In marketing, JP’s field of expertise, big data and artificial intelligence are rapidly advancing as a way of creating a closer connection between brands and customers. This is in even higher demand in a post-coronavirus world which will inevitably be more online-focused.
“Data will help insight and manage customers better, to build a more meaningful experience for customers.”
It’s clear that there will be many permanent changes after the lockdown. Economically, the next few years is going to be fairly rough and uncertain for businesses and business professionals.
But the flipside of change and uncertainty is opportunity. For those finding themselves at the crossroads of different opportunities, an MBA is a prime opportunity to upskill or retrain.
“I can't think of a better way to spend a year at a crossroads than doing an MBA. You are bound to be a different person at the end of it than before it,” Niamh stresses.
How Startups Are Surviving Coronavirus
What do you do if revenue streams dry up, you’re forced to let go of employees, or you can’t get investment? Startup founders are facing a massive challenge right now.
Those operating and working for startups are aware of the insecurities and risk that come with running a small company—it’s part and parcel of leaving larger corporations to forge your own path as an entrepreneur.
But once-in-a-lifetime disruption like the coronavirus crisis is difficult to plan for, and the risk to small and medium sized companies (SMEs) is substantially larger than at big corporations. According to a McKinsey report, businesses with less than $20 million in annual revenue have been disproportionately affected by the crisis.
Startups are facing investment shortfall, the need to quickly overhaul business plans, substantial workplace changes, and underneath all of that, the question of how to lead their teams.
BusinessBecause spoke to four startup founders and managers, alongside two b-school startup professors, to find out how startups are surviving coronavirus.
Coping with falling investment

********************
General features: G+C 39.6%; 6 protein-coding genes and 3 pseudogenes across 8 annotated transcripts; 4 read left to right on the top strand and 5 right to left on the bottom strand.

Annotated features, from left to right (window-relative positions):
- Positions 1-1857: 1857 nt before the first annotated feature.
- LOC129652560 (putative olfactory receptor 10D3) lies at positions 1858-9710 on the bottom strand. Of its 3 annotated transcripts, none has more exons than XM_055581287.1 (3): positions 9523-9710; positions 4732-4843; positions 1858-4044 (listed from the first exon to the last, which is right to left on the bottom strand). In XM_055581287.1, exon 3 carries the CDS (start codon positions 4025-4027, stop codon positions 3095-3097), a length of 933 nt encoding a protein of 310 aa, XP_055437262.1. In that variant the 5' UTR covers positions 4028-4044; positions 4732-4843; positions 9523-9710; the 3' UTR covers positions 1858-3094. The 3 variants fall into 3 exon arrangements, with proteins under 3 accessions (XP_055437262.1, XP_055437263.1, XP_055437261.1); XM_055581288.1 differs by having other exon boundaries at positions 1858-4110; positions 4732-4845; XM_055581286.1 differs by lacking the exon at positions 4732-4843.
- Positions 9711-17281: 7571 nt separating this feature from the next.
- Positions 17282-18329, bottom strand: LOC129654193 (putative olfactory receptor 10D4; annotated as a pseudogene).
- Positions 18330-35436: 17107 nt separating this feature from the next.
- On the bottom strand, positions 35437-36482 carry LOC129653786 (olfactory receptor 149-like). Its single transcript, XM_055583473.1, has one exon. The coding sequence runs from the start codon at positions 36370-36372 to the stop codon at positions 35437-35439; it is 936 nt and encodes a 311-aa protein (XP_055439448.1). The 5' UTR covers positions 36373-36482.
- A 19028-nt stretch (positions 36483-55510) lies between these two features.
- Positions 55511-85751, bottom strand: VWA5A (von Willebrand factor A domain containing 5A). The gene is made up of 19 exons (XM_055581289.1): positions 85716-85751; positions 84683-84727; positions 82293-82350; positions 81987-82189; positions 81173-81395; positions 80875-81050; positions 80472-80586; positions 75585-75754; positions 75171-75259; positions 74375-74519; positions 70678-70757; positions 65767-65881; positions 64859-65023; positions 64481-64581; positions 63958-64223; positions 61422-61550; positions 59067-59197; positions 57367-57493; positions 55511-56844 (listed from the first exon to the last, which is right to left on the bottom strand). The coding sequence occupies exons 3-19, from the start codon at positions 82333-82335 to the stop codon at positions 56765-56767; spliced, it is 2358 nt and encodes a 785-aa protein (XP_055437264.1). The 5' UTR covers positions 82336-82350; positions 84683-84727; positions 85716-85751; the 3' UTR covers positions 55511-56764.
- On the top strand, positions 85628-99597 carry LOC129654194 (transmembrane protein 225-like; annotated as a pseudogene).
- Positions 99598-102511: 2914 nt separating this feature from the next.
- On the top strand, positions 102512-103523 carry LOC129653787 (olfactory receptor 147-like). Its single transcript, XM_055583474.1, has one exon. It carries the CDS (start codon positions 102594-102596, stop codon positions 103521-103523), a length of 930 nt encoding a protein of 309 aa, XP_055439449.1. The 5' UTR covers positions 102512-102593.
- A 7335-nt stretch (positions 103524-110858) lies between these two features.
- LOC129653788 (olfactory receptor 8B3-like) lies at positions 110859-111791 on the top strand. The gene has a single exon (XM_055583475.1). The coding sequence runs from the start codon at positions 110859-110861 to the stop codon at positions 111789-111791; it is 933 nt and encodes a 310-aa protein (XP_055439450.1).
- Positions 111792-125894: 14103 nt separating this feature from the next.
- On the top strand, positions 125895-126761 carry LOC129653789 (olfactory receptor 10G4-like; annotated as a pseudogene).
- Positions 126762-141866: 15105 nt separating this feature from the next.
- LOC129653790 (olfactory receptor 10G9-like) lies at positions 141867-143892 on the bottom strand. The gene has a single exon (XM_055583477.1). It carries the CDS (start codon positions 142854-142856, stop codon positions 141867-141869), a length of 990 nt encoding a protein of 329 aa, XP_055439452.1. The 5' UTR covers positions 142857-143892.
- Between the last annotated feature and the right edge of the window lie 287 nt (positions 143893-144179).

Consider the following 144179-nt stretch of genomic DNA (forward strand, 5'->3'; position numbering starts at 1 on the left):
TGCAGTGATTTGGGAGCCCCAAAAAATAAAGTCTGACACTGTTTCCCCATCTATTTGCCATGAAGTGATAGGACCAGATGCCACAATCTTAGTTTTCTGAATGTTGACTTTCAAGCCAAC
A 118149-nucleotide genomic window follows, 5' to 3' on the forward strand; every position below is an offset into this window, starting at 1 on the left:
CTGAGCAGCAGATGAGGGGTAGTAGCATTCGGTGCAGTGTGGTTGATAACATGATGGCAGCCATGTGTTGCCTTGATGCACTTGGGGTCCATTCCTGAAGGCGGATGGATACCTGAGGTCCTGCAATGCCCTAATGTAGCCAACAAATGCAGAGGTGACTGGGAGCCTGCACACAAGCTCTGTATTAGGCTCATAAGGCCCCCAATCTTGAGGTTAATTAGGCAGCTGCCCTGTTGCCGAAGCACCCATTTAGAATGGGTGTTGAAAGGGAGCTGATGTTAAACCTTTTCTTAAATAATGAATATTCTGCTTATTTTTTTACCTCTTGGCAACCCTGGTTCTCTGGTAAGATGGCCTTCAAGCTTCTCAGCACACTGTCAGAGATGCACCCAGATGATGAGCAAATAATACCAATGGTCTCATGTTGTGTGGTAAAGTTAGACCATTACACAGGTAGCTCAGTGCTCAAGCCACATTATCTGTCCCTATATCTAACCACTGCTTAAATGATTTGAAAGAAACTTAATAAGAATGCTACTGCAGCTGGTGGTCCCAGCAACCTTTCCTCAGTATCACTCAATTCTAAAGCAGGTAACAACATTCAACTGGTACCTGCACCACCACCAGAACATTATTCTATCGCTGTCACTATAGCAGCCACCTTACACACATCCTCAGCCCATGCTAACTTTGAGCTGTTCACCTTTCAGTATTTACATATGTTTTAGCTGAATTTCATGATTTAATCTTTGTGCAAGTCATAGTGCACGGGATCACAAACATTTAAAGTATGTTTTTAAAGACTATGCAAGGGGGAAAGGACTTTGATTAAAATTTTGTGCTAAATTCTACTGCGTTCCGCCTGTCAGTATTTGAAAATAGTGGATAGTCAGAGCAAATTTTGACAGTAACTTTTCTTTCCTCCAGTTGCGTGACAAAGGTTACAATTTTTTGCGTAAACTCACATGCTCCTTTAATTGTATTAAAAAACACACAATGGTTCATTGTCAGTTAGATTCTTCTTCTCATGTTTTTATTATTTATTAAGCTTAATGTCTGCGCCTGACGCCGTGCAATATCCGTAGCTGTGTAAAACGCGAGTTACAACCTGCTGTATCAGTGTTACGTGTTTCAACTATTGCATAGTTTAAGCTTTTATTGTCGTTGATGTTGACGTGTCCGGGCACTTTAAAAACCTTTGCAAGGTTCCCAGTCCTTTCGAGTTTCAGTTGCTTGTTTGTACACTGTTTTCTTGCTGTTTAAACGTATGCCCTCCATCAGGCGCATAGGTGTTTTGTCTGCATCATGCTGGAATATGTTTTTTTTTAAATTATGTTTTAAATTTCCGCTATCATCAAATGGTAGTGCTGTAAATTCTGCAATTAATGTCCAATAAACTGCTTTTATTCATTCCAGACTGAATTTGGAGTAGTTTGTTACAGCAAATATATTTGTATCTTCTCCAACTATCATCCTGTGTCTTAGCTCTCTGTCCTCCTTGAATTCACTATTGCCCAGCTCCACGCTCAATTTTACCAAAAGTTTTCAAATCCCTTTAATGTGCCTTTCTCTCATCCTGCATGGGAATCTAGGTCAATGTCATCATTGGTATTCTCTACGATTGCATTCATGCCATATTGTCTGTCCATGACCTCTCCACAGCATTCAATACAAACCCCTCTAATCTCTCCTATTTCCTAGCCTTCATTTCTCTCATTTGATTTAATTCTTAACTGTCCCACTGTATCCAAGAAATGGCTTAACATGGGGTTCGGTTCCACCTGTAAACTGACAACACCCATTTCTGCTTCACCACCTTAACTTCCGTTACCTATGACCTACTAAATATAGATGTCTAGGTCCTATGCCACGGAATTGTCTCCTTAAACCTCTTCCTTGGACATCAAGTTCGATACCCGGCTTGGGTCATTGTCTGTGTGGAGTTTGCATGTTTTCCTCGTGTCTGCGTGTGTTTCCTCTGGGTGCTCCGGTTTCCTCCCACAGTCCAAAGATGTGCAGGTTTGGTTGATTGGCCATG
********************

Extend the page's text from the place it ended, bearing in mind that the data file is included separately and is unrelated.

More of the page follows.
With financial markets in freefall, funding for startups is drying up. Generating investment is hard in the best of times, but right now in a global economic recession it’s dramatically amplified.
According to Crunchbase, around $64 billion was invested globally in Q1 by venture capital (VC) firms—down 17% on the previous quarter, and 8% year on year.
Alexander Bell (pictured above) is director of the startup incubator at emlyon business school, in France.
“The most important thing is to help our startups manage their cash level and cash burn,” Alexander says. “Startups typically have to use a mix of solutions, from securing bank loans (which is hard as most banks don’t play along), to using government facilities like tax delays.”
While some startups are coping well, others need help, he explains. The incubator is providing financial strategy advice—helping apply pressure to banks while also looking at ways to keep costs to a minimum.
Aylin Schaer, freelance director for numerous startups in Germany, and a graduate of WHU – Otto Beisheim School of Management, has seen first-hand the funding issues her startups are facing.
“VCs are harder to approach as money is not as loose as it might have been before the crisis—especially for companies in industries which have been hit the hardest,” Aylin says.
To combat this, Aylin says that for the start-ups with low cash levels they’ve reduced other costs to mitigate the loss of investment.
Whether that’s cutting marketing spend or placing staff on furlough, startups are having to contend with lower cashflow.
“It has understandably become very difficult to raise capital,” Josie explains. “We had to completely change our fundraising plans—postponing our seed raise until Q1 2021 and instead putting together an angel round.”
For some, though, the crisis has forced them to hunt for investment earlier than anticipated. Marc Wandler is co-founder and CEO of Susgrainable, a sustainable company producing baked goods from ‘waste’ products.
“Our goal was not to seek investment for another year—but COVID’s changed that, and now we have to,” says Marc, an alumnus of University of British Columbia’s Sauder School of Business. “People are right now more understanding because of the disruption to the supply chain.”
Changing business plans
Marc and his company were waiting to build up the operational side of the business so they could expand gradually with investment next year. Instead he’s moved forward the launch of the online site, meaning a renewed focus on their marketing and branding.
“We’re very good at talking about what we want to do, but we need to do more of telling the story online if we were going to go online,” Marc says.
During the crisis, startups are contending with a transformed consumer landscape. High street stores have temporarily shut their physical doors, shifting shopping habits online. During April, average sales revenues for online fashion stores were up 21% on last year.
Remaining agile is at the core of leading a small business, though. Doug Villhard (Pictured above, left), academic director for entrepreneurship at Olin Business School at Washington University in St Louis recognizes the importance of staying on your toes.
“Entrepreneurship at its core is about solving problems for customers. Find a way to get yourself in the center of what is helpful to them and you'll succeed in any market situation,” Doug says.
For Josie, this has meant her climate footprint tracking app making a pivot away from travel, to focusing on their customer’s food choices.
“From a product development perspective, we've had to prioritize different features to adjust for the changing lifestyles of our users,” Josie says.